Legislators hear complaints about funding cuts for hospitals


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Originally Posted Online: Jan. 14, 2013, 9:41 pm
Last Updated: Jan. 14, 2013, 10:10 pm
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By Tricia Cathcart, correspondent@qconline.com

A backlog of applications for professional licenses threatens the ability of hospitals to hire doctors as needed, Illinois legislators were told at a town hall forum at Genesis Medical Center's Illini Campus in Silvis on Monday.

Dr. James Bull, a former member of the Genesis board of directors, said $8 million was cut from the state Department of Professional Regulation, with the result that it could take 12 to 18 months to process physician's applications for licenses, compared to the usual three to six months.

This affects not only new physicians but also older ones who need to be relicensed every few years, he said.

"People could come into the emergency room, and we may not have any physicians there because all the existing physicians won't have a license to practice," Dr. Bull said. "It's hard enough to recruit physicians, let alone the problems (that we are now experiencing) getting them licensed."

All four legislators present -- Sen. Mike Jacobs, D-East Moline, Reps. Pat Verschoore, D-Milan, Don Moffit, R-Gilson, and Mike Smiddy, D-Hillsdale -- agreed that licensing is a high priority but said there simply isn't enough manpower to complete everything in a timely and cost-effective manner.

"Be aware that we are seriously, seriously, shorthanded," Sen.Jacobs told the 30 or so people present.

"The biggest issue is money," he said. "We don't have enough of it, or we don't take very good care of what we've got. We are hurting for money."

Physicians aren't the only health care employees experiencing problems because of budget cuts. Home care workers, who assist seniors and people with disabilities, are facing cutbacks, too.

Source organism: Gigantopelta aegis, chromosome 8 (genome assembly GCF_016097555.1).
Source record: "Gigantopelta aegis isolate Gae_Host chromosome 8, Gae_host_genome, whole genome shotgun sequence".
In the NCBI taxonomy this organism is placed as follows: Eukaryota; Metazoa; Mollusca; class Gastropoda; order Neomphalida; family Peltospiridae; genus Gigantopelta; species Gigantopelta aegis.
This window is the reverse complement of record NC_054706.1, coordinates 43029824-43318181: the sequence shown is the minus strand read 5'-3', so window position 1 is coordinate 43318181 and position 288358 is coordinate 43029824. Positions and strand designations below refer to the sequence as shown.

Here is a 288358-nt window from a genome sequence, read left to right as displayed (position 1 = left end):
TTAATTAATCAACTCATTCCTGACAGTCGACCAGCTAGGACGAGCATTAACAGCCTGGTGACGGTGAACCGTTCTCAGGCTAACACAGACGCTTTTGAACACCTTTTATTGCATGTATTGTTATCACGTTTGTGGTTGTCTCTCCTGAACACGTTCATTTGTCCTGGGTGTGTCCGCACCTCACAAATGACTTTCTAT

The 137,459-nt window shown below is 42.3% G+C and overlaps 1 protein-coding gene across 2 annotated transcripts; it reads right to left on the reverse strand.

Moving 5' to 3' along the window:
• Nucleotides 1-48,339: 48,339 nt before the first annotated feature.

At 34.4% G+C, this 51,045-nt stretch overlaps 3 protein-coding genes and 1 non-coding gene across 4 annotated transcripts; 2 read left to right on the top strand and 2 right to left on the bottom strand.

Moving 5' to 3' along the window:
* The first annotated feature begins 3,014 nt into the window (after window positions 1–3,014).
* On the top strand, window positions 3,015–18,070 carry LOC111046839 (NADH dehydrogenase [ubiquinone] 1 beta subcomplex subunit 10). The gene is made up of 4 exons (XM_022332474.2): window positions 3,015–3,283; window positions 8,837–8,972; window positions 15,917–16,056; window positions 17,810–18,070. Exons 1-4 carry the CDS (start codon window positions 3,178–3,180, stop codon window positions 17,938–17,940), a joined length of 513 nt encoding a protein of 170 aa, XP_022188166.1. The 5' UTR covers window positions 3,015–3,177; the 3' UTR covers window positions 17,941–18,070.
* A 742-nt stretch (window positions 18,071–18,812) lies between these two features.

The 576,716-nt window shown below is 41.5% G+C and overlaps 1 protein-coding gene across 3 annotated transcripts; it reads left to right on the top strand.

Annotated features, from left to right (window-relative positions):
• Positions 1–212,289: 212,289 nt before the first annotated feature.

Lynda Harper, a representative of the Department of Rehabilitative Services, said she still is a , searching for the aid she was assured during the campaign season would come. "Because of unpaid bills and the budget cuts, the health services program has a shortfall of $40 million. Even worse, the senior programs have a deficit of $173 million," she said.

Ms. Harper is pushing for a supplemental bill that ultimately would save the state money, she says, by caring for for seniors and the disabled in their own homes as opposed to sending them to public nursing homes.

"During the campaign, oh, they felt our pain, oh, they cried with us, but I want to see some action," said Ms. Harper. "I'm going to be on them, every lobby day I'm going to be right there."

The lawmakers expressed remorse about the sheer lack of funding that the government has to offer at the moment.

"I wish I were Daddy Warbucks," said Rep. Verschoore. "Every agency that came in to see me was more than deserving, but when they say that cuts need to be made in the budget, that's what we have to do."














 



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